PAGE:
Plan panel puts poverty figures at higher level
By Alok Mukherjee
NEW DELHI, MAY 16. The Planning Commission, which recently approved the findings of the National Sample Survey Organisation (NSSO) that the poverty level in the country had declined to 26.1 per cent in 1999-2000, has added a new twist to the whole issue.
In an official document on the Tenth Five-Year Plan, the Commission said that ``while only a quarter of population may be below the official poverty line, there are at least another 25 per cent people who consider themselves as poor and deserving of Government help.'' This statement has surprised economists since it amounts to disputing the poverty statistics provided by NSSO, which were recently endorsed by the Prime Minister, Mr. Atal Behari Vajpayee, too.
The sanctity of the NSSO figures is important not only from the point of view that they endorse the efficacy of the economic reforms, but also because they would determine the various allocations for poverty alleviation programmes and even the quantum of foodgrain that would be given to the Below Poverty Line (BPL) population at concessional rates. The Commission has, however, not attributed any source to the finding that an additional 25 per cent of the people consider themselves to be poor.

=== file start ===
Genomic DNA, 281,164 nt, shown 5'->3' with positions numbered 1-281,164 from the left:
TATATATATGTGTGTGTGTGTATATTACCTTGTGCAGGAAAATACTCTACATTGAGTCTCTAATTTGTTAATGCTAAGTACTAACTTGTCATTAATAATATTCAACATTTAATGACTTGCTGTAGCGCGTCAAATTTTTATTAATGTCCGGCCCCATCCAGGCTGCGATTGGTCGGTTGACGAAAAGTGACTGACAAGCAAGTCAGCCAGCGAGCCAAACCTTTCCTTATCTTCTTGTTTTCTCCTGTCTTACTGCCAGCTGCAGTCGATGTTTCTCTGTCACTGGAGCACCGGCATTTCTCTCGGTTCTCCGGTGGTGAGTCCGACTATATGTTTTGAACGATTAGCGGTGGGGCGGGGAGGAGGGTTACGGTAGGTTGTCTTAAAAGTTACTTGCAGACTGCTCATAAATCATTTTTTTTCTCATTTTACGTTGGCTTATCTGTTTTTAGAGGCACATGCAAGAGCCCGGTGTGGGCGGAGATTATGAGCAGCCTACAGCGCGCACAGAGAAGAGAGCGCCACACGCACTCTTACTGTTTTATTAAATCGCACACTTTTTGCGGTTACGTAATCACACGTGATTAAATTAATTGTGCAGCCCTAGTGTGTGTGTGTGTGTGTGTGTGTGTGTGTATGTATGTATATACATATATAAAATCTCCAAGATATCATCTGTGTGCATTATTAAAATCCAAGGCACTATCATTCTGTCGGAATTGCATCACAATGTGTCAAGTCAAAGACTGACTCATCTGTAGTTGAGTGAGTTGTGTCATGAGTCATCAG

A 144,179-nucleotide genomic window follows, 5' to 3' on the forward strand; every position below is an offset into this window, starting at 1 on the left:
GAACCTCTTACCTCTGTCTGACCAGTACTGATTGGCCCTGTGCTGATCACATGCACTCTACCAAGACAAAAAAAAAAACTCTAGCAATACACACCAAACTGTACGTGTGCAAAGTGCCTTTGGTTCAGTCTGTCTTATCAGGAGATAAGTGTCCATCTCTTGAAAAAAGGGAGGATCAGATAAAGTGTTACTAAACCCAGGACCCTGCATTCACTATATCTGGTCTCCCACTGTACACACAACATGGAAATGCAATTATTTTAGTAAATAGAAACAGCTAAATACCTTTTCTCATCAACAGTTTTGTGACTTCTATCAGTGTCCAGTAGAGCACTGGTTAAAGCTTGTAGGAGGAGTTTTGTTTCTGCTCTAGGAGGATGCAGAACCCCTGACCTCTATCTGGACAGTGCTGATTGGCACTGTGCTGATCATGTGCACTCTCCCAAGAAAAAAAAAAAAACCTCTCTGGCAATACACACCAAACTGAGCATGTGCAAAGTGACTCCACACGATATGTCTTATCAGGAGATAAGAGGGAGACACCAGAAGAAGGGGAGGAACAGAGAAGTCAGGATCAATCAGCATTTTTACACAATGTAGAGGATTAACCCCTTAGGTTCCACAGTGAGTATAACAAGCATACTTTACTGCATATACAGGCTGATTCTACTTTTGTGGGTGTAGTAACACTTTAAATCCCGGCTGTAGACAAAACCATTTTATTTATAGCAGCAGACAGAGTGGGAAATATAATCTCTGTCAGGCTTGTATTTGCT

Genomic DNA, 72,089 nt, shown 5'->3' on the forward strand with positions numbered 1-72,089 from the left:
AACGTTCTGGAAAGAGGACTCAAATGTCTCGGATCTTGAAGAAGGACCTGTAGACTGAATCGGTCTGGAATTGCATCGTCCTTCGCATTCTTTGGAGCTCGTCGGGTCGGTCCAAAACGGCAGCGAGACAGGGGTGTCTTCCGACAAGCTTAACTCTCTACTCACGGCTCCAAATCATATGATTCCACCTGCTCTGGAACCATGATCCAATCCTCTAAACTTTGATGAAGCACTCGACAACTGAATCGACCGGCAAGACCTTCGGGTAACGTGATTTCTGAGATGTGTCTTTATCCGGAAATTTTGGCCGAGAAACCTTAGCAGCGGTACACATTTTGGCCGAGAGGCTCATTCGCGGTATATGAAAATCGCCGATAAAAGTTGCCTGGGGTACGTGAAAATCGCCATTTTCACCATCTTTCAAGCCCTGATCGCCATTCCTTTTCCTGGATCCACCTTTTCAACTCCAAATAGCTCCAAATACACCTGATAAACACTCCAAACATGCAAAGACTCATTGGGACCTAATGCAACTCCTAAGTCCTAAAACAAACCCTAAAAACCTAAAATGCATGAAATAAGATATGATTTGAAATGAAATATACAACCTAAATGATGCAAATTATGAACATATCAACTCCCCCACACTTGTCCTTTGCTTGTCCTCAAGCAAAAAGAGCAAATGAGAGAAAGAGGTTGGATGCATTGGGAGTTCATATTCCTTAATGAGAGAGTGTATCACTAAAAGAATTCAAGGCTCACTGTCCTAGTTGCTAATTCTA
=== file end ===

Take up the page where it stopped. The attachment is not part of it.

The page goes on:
The comments of the Planning Commission appear in the course of its review of the public distribution system (PDS), which directly have an impact on poverty eradication. In fact, in a strong indictment of the targeted public distribution system (TPDS), which was started during the United Front Government, the Commission said that despite hefty increases in the annual food subsidy from Rs. 2,450 crores in 1990-91 to Rs. 9,200 crores in 1999-2000 and to Rs. 13,000 crores in 2000-01 ``all is not well with the TPDS in India.''
According to the Commission, there is 36 per cent diversion of wheat, 31 per cent diversion of rice and 23 per cent diversion of sugar from the system at the national level.
Some other problems associated with the scheme are lack of liquidity with the poor to buy 20 kgs at a time, they being not permitted to make purchases in installments and the low quality of foodgrain, which, according to a World Bank report of June 2000, reveals that half of the stock with the Food Corporation of India (FCI) is at least two years old, 30 per cent between two and four years old and some stock as old as 16 years.
There is also weak monitoring, lack of transparency and poor accountability of officials implementing the TPDS. The Commission said that the price charged from the poor is actually 10-14 per cent in excess of the official price.